Green’s Dictionary of Slang

stomping n.

also stomp
[stomp v. (1)]

(orig. US) a beating, esp. one in which the victim is kicked or trampled on; also attrib.

[US]Monteleone Criminal Sl. (rev. edn) 227: stomping When rural [? rival] gang members, seize the hands and feet of their victims, while another member jumps up and down on the victim’s stomach.
[US]N.Y. Daily News 2 Oct. n.p.: A revived technique in teen-age gang fighting – ‘stomping’ – was disclosed by police after they picked up eight youths [...] They found four typed copies of the following message: ‘Stomping done with pleasure. Our stomping is guaranteed to please. You have been stomped by experts. Next time, wise up. The Conchise.’.
[US]H. Salisbury Shook-Up Generation (1961) 37: White boys wear ‘stomping’ boots, heavy hobnails or Army shoes.
[US](con. 1953–7) L. Yablonsky Violent Gang (1967) 63: A ‘stomp’. That’s when three or four guys will jump one, for no reason at all ... They go down and grab a guy for any reason at all [...] They just want to stomp someone.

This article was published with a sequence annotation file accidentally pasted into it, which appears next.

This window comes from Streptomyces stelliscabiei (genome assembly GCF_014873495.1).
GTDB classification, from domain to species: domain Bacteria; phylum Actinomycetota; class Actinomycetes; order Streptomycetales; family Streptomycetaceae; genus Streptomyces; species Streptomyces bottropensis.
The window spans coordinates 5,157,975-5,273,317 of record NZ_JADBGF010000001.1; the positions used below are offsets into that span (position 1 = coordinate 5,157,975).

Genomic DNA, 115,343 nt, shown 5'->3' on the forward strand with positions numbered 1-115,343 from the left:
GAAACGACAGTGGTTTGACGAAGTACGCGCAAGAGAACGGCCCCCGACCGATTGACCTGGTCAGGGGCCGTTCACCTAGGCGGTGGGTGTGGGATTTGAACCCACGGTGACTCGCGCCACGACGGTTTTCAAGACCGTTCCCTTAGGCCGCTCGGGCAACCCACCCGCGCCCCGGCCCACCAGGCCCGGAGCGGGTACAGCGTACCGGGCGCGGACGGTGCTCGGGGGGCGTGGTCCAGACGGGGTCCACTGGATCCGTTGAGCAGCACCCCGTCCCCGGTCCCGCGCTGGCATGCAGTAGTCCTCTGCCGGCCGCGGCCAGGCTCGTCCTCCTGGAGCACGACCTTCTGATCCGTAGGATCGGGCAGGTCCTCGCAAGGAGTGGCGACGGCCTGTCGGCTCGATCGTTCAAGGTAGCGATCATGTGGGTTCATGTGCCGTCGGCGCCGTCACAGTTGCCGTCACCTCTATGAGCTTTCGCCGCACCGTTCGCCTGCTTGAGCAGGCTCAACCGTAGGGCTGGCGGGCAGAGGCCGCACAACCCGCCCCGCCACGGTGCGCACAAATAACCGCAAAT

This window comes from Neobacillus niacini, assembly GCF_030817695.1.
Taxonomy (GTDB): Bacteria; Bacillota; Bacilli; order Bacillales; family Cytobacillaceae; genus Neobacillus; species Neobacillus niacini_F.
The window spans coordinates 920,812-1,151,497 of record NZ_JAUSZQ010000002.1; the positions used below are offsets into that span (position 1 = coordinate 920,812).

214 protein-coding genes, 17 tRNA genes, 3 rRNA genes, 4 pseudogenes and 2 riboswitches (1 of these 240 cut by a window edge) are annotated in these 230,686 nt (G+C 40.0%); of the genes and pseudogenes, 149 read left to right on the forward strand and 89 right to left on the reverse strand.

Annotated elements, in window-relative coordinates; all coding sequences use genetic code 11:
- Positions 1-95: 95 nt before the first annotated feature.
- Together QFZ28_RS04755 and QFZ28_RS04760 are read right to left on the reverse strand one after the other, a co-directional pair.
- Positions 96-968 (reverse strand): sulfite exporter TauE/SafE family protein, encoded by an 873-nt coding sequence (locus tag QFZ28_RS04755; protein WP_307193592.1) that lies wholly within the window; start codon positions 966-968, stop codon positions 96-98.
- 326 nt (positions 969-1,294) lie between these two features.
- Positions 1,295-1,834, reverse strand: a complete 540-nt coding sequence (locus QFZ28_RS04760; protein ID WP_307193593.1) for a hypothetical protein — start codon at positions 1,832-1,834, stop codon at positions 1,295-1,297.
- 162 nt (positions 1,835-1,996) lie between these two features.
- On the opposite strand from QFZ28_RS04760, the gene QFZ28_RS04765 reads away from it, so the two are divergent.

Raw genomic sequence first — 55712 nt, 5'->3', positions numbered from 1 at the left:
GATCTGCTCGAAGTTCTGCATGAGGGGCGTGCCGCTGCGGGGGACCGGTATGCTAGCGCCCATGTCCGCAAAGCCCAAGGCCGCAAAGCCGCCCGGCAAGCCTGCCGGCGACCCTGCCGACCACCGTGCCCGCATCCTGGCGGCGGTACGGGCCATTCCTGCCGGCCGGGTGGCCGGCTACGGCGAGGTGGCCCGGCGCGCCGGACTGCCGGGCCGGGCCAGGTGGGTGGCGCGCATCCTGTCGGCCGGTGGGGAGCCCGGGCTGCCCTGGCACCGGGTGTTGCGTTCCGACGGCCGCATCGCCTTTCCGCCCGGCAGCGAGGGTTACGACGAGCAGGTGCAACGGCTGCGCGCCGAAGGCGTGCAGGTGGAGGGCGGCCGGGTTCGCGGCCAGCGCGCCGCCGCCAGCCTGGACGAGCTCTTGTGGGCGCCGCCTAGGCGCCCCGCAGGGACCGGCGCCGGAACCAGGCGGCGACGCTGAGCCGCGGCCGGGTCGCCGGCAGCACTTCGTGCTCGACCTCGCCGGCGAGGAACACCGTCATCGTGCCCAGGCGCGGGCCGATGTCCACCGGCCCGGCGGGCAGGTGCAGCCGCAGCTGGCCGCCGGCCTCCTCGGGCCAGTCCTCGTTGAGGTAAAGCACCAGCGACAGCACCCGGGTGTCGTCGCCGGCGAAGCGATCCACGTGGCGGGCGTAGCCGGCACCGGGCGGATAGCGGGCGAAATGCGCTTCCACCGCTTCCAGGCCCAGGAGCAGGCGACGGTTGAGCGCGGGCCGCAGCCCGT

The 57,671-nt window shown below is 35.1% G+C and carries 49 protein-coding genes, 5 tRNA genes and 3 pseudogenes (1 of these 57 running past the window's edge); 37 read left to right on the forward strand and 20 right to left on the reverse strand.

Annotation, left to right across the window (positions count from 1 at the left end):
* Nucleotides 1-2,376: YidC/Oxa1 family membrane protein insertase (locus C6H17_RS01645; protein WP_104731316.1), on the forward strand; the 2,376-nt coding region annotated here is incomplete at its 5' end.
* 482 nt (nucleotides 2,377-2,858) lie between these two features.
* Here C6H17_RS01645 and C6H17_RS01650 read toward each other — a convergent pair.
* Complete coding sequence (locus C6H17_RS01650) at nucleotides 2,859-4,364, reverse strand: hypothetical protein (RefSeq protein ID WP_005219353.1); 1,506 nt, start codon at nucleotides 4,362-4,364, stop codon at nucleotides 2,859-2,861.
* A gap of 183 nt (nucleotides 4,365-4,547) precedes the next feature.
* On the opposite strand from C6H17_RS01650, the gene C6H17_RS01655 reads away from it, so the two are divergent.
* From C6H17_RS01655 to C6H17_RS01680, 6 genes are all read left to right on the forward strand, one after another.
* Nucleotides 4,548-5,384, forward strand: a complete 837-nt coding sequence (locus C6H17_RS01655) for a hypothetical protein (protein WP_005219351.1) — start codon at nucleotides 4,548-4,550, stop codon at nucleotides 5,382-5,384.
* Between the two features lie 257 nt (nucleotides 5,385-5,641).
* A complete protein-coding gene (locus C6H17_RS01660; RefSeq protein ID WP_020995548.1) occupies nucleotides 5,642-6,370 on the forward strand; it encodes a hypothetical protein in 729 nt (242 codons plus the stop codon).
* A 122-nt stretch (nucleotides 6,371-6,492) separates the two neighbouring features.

[US]H.S. Thompson letter 25 Sept. in Proud Highway (1997) 585: I assume you heard about the stomping up there.
[US]P. Thomas Down These Mean Streets (1970) 30: Mamma sent me off the stoop to the Italian market on 115th Street and First Avenue, deep in Italian country. Man, that was stompin’ territory.
[UK]J. Mandelkau Buttons 155: I can take a stomping!
[UK]M. Amis London Fields 373: They then administered some exemplary stomping with cross looks cast about.
[US]G. Sikes 8 Ball Chicks (1998) 183: Someone had to pay. Usually this meant a stomping in the parking lot.